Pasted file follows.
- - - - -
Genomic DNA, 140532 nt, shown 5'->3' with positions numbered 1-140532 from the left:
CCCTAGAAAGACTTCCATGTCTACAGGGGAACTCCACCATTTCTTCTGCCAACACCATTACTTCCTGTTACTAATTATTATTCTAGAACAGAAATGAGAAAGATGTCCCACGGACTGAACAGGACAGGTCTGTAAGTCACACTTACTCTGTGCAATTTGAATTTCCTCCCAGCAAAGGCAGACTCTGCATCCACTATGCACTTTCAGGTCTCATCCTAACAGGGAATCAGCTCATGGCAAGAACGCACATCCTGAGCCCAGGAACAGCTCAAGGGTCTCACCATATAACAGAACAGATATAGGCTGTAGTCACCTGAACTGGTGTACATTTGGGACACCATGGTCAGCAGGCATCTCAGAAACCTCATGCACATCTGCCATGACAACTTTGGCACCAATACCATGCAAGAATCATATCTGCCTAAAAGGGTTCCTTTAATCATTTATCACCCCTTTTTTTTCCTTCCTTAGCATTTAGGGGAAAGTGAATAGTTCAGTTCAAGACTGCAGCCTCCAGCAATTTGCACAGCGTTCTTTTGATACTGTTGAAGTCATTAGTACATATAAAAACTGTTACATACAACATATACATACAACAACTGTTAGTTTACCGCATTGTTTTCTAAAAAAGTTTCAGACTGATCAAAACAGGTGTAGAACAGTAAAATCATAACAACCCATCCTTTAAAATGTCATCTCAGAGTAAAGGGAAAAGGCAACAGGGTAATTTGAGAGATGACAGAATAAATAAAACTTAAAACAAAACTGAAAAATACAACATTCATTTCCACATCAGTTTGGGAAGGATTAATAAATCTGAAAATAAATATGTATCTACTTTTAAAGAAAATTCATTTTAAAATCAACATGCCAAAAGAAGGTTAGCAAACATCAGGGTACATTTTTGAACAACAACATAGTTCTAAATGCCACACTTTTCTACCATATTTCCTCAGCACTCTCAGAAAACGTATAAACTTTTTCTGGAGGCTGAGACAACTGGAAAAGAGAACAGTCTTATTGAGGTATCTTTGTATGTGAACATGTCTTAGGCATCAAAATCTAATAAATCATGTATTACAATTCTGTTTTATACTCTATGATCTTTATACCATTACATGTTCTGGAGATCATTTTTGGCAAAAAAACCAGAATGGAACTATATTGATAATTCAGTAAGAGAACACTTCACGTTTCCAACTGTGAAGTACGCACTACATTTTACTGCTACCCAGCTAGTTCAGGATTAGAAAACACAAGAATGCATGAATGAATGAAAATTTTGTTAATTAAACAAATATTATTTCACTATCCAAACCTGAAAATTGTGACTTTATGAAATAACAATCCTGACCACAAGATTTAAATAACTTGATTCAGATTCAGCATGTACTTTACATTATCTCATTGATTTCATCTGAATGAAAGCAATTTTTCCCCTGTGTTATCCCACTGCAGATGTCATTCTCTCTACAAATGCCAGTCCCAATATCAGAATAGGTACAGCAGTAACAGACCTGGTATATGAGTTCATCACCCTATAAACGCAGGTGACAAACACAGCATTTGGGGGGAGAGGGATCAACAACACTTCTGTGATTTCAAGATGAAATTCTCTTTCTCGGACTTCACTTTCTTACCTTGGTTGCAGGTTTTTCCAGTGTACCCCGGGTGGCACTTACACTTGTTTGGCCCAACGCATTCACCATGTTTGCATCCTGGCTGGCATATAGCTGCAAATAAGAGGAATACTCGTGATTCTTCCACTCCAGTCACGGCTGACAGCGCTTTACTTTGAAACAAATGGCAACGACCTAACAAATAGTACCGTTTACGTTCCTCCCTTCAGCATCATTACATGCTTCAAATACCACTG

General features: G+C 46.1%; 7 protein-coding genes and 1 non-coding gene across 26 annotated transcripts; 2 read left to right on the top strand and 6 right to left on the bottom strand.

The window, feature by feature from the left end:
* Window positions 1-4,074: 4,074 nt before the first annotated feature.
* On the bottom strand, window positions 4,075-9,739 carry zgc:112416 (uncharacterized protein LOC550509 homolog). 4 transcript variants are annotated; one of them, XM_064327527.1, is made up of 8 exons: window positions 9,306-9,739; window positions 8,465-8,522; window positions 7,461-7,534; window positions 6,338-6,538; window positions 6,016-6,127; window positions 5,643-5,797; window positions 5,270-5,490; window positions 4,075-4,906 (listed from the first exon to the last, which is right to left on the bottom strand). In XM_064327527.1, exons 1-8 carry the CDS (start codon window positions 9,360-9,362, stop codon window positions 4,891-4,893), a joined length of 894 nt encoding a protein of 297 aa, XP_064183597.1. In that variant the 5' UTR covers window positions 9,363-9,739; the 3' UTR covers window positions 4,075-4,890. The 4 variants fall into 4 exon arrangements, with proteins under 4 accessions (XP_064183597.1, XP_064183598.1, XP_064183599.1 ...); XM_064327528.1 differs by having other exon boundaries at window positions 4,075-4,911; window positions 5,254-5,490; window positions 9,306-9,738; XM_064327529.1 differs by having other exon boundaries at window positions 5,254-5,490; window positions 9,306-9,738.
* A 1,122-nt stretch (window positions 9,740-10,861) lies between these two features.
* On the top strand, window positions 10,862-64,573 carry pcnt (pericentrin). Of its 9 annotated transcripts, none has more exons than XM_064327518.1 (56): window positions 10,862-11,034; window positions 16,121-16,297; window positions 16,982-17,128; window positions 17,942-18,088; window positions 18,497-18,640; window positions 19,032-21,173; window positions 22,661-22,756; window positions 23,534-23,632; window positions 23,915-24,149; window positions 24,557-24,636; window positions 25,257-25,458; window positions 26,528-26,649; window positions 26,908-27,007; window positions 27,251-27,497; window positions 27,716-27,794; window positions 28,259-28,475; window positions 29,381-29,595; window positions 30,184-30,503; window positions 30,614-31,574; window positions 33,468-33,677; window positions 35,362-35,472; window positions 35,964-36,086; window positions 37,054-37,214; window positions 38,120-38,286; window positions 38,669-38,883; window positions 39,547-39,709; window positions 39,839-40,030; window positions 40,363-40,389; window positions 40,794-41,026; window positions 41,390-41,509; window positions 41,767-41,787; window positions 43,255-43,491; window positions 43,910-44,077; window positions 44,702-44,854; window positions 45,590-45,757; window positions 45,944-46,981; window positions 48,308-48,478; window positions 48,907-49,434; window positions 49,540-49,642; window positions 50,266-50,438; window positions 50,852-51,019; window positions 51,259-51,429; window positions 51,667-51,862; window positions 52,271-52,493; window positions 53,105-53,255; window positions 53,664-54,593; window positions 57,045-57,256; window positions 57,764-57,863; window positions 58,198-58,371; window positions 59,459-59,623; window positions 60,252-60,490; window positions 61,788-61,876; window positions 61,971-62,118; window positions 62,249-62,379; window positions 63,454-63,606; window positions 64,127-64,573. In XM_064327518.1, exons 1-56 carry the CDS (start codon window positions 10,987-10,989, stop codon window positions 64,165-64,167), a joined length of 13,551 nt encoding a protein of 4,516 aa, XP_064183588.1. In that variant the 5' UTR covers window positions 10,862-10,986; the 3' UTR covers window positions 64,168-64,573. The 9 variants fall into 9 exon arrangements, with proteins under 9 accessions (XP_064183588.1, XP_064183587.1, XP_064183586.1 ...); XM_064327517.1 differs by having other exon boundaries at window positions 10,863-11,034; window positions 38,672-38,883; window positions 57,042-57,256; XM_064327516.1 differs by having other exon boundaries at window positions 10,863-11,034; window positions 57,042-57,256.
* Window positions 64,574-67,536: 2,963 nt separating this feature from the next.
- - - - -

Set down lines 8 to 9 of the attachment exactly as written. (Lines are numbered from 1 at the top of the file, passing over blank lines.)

* On the top strand, window positions 10,862-64,573 carry pcnt (pericentrin). Of its 9 annotated transcripts, none has more exons than XM_064327518.1 (56): window positions 10,862-11,034; window positions 16,121-16,297; window positions 16,982-17,128; window positions 17,942-18,088; window positions 18,497-18,640; window positions 19,032-21,173; window positions 22,661-22,756; window positions 23,534-23,632; window positions 23,915-24,149; window positions 24,557-24,636; window positions 25,257-25,458; window positions 26,528-26,649; window positions 26,908-27,007; window positions 27,251-27,497; window positions 27,716-27,794; window positions 28,259-28,475; window positions 29,381-29,595; window positions 30,184-30,503; window positions 30,614-31,574; window positions 33,468-33,677; window positions 35,362-35,472; window positions 35,964-36,086; window positions 37,054-37,214; window positions 38,120-38,286; window positions 38,669-38,883; window positions 39,547-39,709; window positions 39,839-40,030; window positions 40,363-40,389; window positions 40,794-41,026; window positions 41,390-41,509; window positions 41,767-41,787; window positions 43,255-43,491; window positions 43,910-44,077; window positions 44,702-44,854; window positions 45,590-45,757; window positions 45,944-46,981; window positions 48,308-48,478; window positions 48,907-49,434; window positions 49,540-49,642; window positions 50,266-50,438; window positions 50,852-51,019; window positions 51,259-51,429; window positions 51,667-51,862; window positions 52,271-52,493; window positions 53,105-53,255; window positions 53,664-54,593; window positions 57,045-57,256; window positions 57,764-57,863; window positions 58,198-58,371; window positions 59,459-59,623; window positions 60,252-60,490; window positions 61,788-61,876; window positions 61,971-62,118; window positions 62,249-62,379; window positions 63,454-63,606; window positions 64,127-64,573. In XM_064327518.1, exons 1-56 carry the CDS (start codon window positions 10,987-10,989, stop codon window positions 64,165-64,167), a joined length of 13,551 nt encoding a protein of 4,516 aa, XP_064183588.1. In that variant the 5' UTR covers window positions 10,862-10,986; the 3' UTR covers window positions 64,168-64,573. The 9 variants fall into 9 exon arrangements, with proteins under 9 accessions (XP_064183588.1, XP_064183587.1, XP_064183586.1 ...); XM_064327517.1 differs by having other exon boundaries at window positions 10,863-11,034; window positions 38,672-38,883; window positions 57,042-57,256; XM_064327516.1 differs by having other exon boundaries at window positions 10,863-11,034; window positions 57,042-57,256.
* Window positions 64,574-67,536: 2,963 nt separating this feature from the next.